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January 2006
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March 2006

Blending with Francois Perrin

One of the most crucial (as well as most fun) parts of the winemaking process is when the individual wines have finished their fermentation, and we are ready to start assembling the blends.  This past weekend, Francois Perrin joined us (Robert Haas, Jason Haas, Neil Collins, and Ryan Hebert) to put together the blends on the 2005 whites, and confirm that the 2004 reds were where we wanted them to be before bottling.Blending_bottles

As each wine has its quirks in how it developed the flavors and texture it shows at the tasting, and we each have found our own favorites (as well as enemies) over the past six months of fermentation, we make sure that we don't know what we're tasting. Ryan Hebert, our assistant winemaker, pulls samples and labels them simply by varietal and by number.


Each morning, we taste through the wines that we have assembled, and try to build the Esprit de Beaucastel wines, the Cotes de Tablas wines, and the single varietals.  This year, the process was reasonably straightforward (both 2004 and 2005 were excellent vintages), and took us two full days and a few hours on the third.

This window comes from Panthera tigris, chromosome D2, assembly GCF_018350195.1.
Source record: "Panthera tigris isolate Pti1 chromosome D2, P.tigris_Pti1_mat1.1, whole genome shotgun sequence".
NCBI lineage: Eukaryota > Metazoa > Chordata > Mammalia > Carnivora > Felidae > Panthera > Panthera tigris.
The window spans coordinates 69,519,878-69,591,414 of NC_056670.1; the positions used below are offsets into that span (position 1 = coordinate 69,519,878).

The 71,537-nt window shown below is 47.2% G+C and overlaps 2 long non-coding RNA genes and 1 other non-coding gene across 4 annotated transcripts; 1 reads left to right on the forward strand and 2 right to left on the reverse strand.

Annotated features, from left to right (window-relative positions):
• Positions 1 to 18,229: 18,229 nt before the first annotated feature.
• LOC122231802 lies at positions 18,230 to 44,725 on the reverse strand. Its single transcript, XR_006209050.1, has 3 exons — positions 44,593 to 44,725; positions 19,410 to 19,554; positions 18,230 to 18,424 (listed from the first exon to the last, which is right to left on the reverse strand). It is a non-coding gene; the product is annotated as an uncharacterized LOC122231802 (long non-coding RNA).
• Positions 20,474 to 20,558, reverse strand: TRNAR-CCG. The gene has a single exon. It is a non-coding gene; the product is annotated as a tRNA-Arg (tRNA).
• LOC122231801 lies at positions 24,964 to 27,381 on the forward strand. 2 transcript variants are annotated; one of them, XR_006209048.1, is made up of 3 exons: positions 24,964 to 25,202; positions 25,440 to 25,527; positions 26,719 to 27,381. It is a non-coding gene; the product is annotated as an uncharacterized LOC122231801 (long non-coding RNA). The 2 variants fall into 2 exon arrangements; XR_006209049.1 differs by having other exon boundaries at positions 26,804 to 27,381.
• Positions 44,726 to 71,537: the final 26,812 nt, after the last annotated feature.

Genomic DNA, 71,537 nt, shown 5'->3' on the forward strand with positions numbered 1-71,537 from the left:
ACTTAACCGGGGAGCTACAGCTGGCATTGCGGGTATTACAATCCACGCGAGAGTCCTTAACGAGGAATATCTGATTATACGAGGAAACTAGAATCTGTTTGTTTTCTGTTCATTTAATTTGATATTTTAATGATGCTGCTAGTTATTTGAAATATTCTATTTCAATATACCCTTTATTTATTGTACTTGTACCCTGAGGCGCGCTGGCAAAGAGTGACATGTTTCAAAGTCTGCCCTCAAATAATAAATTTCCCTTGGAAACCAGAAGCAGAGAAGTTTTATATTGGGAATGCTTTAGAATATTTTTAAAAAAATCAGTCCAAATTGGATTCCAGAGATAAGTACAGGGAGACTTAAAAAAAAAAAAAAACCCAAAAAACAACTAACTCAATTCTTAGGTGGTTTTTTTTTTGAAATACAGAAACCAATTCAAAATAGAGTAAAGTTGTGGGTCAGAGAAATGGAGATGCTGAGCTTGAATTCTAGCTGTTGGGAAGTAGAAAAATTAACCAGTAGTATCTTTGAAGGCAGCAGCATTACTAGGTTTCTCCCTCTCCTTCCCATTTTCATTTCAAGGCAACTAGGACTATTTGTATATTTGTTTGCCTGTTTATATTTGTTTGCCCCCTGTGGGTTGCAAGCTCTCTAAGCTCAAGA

During the afternoons, when our palates are not as fresh, we taste through the cellar, looking at individual barrels and tanks, and making decisions on which fermentation processes we think worked, as well as brainstorming on what we might want to try in the future.

If you are interested in getting an inside view into the process, we put on two blending seminars each year open to the public, one focused on whites and another on reds.

Snow in Paso Robles!

Update 2/9/2009: We have had our next snow (3 years, almost to the day, later).  You can view photos and read descriptions at

Every 5 years or so, it does snow in Paso Robles.  This weekend, we got a few inches of snow as a cold front dipped through Central California and snow appeared at elevations as low as 1000 feet above sea level.
The snow and the accompanying cold weather (temperatures on Sunday and Monday nights were in the low 20s) are welcome; the winter had been unusually warm, and we were worried that we might see budbreak in March or early April... while there was still danger of frost.

Two more photos:
Photos ©2006 by Chandler Smiley